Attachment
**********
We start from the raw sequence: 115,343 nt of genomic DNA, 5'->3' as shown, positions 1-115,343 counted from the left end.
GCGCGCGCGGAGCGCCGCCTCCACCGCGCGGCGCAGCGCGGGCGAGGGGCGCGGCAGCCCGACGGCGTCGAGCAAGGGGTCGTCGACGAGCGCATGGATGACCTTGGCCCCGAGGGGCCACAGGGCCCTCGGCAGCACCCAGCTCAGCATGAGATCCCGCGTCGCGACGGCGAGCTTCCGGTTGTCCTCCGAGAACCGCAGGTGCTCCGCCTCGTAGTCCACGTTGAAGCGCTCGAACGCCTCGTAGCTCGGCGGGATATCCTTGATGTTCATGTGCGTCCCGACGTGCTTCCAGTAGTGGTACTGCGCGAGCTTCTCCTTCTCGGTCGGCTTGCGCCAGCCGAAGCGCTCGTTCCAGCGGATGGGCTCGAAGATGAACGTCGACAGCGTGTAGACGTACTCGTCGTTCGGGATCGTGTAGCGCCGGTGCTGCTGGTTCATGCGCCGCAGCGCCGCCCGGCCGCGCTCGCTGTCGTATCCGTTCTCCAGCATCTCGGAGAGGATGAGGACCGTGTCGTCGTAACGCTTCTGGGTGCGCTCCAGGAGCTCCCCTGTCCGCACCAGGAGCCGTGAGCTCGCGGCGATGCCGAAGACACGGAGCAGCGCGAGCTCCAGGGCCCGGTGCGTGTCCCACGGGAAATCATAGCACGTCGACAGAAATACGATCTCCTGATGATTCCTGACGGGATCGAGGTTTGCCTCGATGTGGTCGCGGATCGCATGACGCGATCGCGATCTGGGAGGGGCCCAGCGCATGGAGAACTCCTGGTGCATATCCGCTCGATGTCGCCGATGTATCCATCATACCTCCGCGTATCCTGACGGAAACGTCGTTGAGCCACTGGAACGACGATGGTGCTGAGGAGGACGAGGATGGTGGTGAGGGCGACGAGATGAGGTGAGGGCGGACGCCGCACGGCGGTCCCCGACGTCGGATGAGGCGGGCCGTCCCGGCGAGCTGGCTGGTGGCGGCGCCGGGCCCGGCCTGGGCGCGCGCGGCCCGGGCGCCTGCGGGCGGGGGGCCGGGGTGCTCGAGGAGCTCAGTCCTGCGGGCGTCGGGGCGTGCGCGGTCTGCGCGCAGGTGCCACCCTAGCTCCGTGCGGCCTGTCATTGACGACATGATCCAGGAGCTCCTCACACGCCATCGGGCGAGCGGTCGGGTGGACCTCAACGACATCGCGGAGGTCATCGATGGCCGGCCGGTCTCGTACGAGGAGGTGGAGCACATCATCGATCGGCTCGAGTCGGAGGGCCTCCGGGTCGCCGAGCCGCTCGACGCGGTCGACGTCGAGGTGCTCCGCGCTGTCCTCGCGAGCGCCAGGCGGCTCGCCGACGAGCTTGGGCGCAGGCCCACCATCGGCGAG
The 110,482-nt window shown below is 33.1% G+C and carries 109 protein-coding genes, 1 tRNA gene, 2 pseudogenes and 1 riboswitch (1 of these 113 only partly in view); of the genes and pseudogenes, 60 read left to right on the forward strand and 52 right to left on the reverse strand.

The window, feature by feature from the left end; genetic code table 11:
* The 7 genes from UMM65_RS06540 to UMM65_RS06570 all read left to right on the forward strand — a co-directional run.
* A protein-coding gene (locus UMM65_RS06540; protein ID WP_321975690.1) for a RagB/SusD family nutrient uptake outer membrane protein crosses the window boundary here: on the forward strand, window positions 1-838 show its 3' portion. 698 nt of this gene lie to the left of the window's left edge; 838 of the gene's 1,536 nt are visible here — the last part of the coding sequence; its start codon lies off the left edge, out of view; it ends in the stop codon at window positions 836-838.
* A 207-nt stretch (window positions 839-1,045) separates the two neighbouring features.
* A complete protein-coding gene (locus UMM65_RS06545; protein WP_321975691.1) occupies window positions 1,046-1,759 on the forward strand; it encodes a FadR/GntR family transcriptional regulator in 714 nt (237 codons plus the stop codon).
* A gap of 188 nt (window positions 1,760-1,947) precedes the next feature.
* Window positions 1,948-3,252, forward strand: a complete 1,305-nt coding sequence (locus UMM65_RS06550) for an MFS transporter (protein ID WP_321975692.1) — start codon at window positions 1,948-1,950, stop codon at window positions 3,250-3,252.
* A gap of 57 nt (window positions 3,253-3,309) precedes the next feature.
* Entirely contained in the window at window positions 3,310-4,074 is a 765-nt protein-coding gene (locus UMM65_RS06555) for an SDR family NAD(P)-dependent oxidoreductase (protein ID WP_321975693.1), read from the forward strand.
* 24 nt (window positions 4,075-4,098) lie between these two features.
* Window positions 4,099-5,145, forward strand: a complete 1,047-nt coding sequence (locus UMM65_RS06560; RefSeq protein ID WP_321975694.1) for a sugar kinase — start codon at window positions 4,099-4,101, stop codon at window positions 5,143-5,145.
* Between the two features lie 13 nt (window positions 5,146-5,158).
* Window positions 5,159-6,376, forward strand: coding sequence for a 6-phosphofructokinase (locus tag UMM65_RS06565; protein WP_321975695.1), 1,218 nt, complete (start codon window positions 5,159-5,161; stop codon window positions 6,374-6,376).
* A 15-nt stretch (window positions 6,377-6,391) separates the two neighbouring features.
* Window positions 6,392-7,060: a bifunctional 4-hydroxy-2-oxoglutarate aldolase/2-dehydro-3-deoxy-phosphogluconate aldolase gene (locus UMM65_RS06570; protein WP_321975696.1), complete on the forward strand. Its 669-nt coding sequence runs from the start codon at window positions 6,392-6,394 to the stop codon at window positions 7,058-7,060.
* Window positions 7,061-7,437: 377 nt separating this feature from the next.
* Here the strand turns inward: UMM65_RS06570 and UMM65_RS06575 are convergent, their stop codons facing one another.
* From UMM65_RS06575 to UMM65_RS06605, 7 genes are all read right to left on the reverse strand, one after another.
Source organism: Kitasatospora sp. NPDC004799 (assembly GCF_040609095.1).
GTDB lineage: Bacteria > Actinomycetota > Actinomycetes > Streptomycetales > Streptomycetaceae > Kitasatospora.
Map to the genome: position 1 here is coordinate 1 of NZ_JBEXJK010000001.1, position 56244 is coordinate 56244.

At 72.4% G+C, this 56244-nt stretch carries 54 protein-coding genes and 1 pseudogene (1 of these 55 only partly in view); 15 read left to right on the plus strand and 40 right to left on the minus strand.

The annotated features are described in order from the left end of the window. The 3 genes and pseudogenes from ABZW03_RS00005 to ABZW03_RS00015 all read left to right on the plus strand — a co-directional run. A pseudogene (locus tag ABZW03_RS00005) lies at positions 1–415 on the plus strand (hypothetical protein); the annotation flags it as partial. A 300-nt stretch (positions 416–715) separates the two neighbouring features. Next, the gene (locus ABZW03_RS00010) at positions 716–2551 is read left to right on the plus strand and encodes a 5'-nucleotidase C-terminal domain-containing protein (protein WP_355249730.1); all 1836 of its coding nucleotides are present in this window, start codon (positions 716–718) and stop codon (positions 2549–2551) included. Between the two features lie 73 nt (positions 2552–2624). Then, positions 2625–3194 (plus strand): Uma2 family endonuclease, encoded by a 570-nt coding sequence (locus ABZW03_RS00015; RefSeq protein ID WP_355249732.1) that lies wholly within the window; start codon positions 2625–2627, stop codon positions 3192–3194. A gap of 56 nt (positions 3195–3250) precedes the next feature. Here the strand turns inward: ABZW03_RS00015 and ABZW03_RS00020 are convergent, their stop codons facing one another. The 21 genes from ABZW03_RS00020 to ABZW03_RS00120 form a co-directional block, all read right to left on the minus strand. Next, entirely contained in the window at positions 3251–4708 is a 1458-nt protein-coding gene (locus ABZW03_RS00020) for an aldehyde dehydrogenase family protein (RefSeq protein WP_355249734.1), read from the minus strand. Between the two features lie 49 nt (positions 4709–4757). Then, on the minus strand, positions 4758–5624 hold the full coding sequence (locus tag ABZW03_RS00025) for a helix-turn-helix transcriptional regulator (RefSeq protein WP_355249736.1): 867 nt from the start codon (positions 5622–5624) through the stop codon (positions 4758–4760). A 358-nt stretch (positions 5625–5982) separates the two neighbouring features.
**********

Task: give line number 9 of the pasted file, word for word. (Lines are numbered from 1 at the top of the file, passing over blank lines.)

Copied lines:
* A gap of 188 nt (window positions 1,760-1,947) precedes the next feature.